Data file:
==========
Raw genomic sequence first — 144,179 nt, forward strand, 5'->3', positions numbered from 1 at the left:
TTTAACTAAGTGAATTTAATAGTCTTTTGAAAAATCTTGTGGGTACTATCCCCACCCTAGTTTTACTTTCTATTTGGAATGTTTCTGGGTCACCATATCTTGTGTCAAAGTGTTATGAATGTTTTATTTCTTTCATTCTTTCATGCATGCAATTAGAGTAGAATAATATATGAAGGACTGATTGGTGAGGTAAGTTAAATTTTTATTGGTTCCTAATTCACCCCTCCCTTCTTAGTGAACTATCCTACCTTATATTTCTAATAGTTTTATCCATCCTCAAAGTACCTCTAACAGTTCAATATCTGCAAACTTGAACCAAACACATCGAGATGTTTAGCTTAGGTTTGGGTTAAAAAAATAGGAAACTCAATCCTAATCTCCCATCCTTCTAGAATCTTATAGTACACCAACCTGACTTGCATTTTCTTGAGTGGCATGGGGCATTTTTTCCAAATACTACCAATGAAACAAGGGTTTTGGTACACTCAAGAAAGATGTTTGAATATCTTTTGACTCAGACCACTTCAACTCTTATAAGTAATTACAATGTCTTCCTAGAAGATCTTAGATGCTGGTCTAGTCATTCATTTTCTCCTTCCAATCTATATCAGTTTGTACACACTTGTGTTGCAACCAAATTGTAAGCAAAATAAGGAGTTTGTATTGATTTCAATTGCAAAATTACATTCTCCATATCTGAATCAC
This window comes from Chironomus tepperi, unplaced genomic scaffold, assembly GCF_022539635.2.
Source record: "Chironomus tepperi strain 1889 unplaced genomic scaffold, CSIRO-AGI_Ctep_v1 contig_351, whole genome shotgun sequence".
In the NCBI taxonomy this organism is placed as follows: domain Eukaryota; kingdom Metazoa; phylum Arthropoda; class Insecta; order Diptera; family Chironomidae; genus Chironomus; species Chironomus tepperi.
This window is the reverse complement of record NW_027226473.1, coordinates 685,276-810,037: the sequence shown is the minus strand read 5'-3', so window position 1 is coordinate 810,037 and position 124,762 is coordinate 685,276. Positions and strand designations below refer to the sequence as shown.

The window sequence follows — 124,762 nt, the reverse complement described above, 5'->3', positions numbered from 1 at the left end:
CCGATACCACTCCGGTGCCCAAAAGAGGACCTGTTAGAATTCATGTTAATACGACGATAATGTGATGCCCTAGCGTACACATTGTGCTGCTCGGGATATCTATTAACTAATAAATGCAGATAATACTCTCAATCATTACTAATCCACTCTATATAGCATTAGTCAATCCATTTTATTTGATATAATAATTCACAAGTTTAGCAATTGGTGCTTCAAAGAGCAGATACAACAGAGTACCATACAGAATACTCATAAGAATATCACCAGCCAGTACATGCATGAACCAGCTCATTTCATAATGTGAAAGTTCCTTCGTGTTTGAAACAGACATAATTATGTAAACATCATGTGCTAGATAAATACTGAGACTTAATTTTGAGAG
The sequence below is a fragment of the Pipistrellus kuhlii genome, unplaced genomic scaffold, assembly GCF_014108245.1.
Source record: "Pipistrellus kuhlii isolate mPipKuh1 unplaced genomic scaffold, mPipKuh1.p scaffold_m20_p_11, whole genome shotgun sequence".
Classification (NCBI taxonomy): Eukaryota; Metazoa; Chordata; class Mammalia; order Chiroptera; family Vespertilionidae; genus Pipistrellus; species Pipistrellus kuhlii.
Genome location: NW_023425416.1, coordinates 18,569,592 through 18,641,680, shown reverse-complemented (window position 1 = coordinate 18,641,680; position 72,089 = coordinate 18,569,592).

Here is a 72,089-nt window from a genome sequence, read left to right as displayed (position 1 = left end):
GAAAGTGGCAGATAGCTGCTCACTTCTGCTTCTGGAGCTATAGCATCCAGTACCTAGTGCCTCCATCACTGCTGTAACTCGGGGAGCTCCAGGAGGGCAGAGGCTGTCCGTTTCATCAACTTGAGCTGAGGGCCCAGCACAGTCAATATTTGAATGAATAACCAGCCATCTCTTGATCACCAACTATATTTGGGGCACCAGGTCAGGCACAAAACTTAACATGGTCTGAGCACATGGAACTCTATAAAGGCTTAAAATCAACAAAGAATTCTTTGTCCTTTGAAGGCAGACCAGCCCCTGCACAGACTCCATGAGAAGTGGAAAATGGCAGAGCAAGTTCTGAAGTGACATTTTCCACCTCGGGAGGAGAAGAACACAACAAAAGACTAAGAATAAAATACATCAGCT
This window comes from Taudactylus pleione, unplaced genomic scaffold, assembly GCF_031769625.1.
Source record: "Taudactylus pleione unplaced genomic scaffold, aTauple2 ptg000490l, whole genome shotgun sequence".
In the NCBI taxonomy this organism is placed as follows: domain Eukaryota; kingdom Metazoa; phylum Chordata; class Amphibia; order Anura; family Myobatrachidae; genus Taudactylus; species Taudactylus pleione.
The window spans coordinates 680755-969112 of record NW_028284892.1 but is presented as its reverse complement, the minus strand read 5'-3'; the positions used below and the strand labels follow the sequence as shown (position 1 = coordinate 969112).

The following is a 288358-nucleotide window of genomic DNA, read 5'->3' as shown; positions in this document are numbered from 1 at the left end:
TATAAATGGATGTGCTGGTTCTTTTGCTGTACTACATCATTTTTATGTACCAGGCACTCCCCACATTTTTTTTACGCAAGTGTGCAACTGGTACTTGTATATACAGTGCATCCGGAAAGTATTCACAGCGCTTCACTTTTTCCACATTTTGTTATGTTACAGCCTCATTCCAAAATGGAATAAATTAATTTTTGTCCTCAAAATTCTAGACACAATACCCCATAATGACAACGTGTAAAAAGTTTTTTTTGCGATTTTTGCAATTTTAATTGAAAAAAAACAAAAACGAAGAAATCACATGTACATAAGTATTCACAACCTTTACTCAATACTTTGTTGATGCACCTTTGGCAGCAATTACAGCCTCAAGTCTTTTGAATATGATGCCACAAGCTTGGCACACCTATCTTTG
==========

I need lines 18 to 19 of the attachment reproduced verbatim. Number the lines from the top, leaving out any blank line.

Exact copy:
The window spans coordinates 680755-969112 of record NW_028284892.1 but is presented as its reverse complement, the minus strand read 5'-3'; the positions used below and the strand labels follow the sequence as shown (position 1 = coordinate 969112).

The following is a 288358-nucleotide window of genomic DNA, read 5'->3' as shown; positions in this document are numbered from 1 at the left end: